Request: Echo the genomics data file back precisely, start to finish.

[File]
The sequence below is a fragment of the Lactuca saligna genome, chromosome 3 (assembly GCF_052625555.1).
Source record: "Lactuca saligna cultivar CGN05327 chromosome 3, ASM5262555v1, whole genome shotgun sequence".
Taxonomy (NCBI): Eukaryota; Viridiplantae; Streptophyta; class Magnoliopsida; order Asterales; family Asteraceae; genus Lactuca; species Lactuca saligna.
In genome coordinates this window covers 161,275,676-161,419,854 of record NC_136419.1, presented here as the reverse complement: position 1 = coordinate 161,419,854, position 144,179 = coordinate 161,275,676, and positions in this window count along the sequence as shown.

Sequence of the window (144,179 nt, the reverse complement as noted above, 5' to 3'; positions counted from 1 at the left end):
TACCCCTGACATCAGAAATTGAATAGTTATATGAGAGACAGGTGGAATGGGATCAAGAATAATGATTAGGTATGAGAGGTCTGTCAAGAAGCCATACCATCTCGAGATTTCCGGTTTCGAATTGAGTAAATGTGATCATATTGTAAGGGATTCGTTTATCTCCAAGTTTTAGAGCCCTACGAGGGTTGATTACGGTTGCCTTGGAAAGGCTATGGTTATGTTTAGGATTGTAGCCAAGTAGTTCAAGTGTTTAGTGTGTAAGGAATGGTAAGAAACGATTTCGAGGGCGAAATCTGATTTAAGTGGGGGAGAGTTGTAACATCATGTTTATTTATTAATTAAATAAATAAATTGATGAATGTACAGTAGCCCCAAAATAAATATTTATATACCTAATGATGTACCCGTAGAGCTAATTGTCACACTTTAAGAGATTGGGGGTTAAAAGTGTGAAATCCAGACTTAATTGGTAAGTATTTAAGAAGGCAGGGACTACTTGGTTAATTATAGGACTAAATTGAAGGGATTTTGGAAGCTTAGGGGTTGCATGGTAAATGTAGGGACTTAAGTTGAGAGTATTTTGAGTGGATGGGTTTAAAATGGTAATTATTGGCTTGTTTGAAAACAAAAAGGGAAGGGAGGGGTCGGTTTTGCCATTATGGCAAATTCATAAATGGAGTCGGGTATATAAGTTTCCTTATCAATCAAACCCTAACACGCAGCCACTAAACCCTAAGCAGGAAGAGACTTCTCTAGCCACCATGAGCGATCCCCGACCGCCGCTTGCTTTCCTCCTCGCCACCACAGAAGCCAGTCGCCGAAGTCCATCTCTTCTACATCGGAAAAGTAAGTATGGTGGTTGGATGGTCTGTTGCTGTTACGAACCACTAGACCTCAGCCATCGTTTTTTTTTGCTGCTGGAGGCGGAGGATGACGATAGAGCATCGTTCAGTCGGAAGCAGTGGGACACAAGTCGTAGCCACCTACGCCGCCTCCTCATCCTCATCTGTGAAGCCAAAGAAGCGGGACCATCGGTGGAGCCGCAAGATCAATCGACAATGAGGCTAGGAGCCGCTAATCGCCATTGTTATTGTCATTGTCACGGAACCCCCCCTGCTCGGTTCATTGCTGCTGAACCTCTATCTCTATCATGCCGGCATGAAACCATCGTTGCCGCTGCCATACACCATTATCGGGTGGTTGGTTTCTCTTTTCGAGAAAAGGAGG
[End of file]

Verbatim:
The sequence below is a fragment of the Lactuca saligna genome, chromosome 3 (assembly GCF_052625555.1).
Source record: "Lactuca saligna cultivar CGN05327 chromosome 3, ASM5262555v1, whole genome shotgun sequence".
Taxonomy (NCBI): Eukaryota; Viridiplantae; Streptophyta; class Magnoliopsida; order Asterales; family Asteraceae; genus Lactuca; species Lactuca saligna.
In genome coordinates this window covers 161,275,676-161,419,854 of record NC_136419.1, presented here as the reverse complement: position 1 = coordinate 161,419,854, position 144,179 = coordinate 161,275,676, and positions in this window count along the sequence as shown.

Sequence of the window (144,179 nt, the reverse complement as noted above, 5' to 3'; positions counted from 1 at the left end):
TACCCCTGACATCAGAAATTGAATAGTTATATGAGAGACAGGTGGAATGGGATCAAGAATAATGATTAGGTATGAGAGGTCTGTCAAGAAGCCATACCATCTCGAGATTTCCGGTTTCGAATTGAGTAAATGTGATCATATTGTAAGGGATTCGTTTATCTCCAAGTTTTAGAGCCCTACGAGGGTTGATTACGGTTGCCTTGGAAAGGCTATGGTTATGTTTAGGATTGTAGCCAAGTAGTTCAAGTGTTTAGTGTGTAAGGAATGGTAAGAAACGATTTCGAGGGCGAAATCTGATTTAAGTGGGGGAGAGTTGTAACATCATGTTTATTTATTAATTAAATAAATAAATTGATGAATGTACAGTAGCCCCAAAATAAATATTTATATACCTAATGATGTACCCGTAGAGCTAATTGTCACACTTTAAGAGATTGGGGGTTAAAAGTGTGAAATCCAGACTTAATTGGTAAGTATTTAAGAAGGCAGGGACTACTTGGTTAATTATAGGACTAAATTGAAGGGATTTTGGAAGCTTAGGGGTTGCATGGTAAATGTAGGGACTTAAGTTGAGAGTATTTTGAGTGGATGGGTTTAAAATGGTAATTATTGGCTTGTTTGAAAACAAAAAGGGAAGGGAGGGGTCGGTTTTGCCATTATGGCAAATTCATAAATGGAGTCGGGTATATAAGTTTCCTTATCAATCAAACCCTAACACGCAGCCACTAAACCCTAAGCAGGAAGAGACTTCTCTAGCCACCATGAGCGATCCCCGACCGCCGCTTGCTTTCCTCCTCGCCACCACAGAAGCCAGTCGCCGAAGTCCATCTCTTCTACATCGGAAAAGTAAGTATGGTGGTTGGATGGTCTGTTGCTGTTACGAACCACTAGACCTCAGCCATCGTTTTTTTTTGCTGCTGGAGGCGGAGGATGACGATAGAGCATCGTTCAGTCGGAAGCAGTGGGACACAAGTCGTAGCCACCTACGCCGCCTCCTCATCCTCATCTGTGAAGCCAAAGAAGCGGGACCATCGGTGGAGCCGCAAGATCAATCGACAATGAGGCTAGGAGCCGCTAATCGCCATTGTTATTGTCATTGTCACGGAACCCCCCCTGCTCGGTTCATTGCTGCTGAACCTCTATCTCTATCATGCCGGCATGAAACCATCGTTGCCGCTGCCATACACCATTATCGGGTGGTTGGTTTCTCTTTTCGAGAAAAGGAGG